Testing is finally over. Every year, we give these state tests to see if we can hit the magic API number for the school. I’m lucky enough to be working at a school that consistently earns the highest scores in the district. I used to stress out about these tests – after all, our names are posted along with the scores. I have since stopped worring about them, however. I just do my best to cover the material and let the scored fall where they may. I used to find myself teaching to the test, and I didn’t find that rewarding at all. The students were bored. I was bored. Teaching wasn’t fun anymore. After 20 years of teaching, I know what kind of material the test will cover, so I make sure to incorporate that into my teaching, but I refuse to let the tests run my class. I want my kids to enjoy American History. It’s interesting and there are so many connections to their own lives, so filling their brains with a bunch of dates and places and events just to do well on a test takes away the heart of history.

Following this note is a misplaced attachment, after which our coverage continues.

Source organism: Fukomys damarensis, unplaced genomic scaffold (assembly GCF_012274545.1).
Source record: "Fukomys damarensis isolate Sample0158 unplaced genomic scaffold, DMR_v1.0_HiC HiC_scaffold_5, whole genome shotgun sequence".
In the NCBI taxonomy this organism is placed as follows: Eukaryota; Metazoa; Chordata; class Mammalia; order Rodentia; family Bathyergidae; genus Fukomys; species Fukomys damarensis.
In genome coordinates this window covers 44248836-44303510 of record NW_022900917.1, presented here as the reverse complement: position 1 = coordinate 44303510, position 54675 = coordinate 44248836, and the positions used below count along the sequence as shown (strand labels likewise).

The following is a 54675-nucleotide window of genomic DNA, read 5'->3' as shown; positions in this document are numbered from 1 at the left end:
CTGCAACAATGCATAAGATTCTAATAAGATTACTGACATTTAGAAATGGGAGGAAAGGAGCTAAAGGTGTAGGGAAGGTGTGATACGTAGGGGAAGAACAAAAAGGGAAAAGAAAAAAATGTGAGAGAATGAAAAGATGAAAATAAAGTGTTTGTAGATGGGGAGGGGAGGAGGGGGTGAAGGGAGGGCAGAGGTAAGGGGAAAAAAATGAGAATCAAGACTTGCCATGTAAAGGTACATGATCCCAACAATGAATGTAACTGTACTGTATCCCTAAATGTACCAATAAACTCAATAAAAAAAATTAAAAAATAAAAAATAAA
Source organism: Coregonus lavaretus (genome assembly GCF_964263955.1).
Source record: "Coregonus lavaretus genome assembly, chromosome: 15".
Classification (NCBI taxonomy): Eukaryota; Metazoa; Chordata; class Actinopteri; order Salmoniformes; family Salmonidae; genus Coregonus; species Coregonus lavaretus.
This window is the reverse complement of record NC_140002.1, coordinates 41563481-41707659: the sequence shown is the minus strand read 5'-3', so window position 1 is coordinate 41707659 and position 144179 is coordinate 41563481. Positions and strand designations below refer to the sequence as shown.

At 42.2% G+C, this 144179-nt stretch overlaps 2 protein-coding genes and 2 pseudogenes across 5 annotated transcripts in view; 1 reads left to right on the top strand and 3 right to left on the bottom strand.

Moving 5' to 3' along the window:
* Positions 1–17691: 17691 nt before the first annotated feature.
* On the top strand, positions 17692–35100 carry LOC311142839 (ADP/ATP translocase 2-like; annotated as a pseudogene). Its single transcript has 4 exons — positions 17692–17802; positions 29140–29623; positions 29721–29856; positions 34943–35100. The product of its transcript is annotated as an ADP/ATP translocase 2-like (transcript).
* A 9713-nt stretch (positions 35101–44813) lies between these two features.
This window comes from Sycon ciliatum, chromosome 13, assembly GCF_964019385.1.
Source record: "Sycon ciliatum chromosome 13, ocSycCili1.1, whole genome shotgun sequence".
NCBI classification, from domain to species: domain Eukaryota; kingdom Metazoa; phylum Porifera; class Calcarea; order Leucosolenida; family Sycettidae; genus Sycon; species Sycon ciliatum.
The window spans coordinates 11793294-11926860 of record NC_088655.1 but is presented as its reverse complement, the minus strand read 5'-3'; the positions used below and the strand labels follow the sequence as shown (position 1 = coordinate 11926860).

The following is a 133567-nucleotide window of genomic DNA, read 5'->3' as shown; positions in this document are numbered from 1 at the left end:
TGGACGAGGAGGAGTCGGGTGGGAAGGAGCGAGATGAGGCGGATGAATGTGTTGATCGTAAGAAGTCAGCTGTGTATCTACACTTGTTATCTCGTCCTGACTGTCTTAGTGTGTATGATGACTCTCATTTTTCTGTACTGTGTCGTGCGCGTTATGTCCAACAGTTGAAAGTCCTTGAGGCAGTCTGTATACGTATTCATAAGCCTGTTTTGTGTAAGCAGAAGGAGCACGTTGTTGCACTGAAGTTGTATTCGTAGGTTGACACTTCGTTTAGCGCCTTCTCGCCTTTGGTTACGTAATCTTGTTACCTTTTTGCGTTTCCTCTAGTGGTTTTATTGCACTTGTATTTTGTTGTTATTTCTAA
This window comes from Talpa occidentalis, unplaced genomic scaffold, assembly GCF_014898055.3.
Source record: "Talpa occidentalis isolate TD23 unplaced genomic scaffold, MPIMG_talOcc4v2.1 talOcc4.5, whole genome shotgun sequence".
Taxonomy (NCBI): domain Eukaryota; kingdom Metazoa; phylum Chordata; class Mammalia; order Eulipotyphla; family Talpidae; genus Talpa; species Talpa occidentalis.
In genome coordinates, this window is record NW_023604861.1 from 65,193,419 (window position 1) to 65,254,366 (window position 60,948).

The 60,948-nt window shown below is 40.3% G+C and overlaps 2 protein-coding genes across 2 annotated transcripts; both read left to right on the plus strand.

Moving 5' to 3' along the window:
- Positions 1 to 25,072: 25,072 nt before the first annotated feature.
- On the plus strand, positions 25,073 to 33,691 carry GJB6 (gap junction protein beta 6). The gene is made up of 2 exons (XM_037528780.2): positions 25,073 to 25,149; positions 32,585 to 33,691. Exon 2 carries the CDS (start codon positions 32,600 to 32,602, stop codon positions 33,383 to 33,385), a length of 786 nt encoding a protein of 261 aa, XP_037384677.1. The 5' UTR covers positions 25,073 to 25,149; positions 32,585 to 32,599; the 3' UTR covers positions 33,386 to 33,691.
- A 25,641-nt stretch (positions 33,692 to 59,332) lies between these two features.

Today’s Tip for New Teachers: Don’t let the state tests stress you out. At the beginning of the year, ask a veteran teacher to tell you what topics are most likely going to be on the test. Not all the State Standards are on the test. This will allow you to plan your lessons better. For example, if you have a great two-week lesson on Lewis and Clark, you may want to modify that, since only ONE question in the entire test asks about Lewis and Clark – at least that’s the lesson I learned. Which is sad, because the Lewis and Clark expedition is so amazing, and the kids love learning about it. (I spend a lot of time on it anyway. Shhhh.)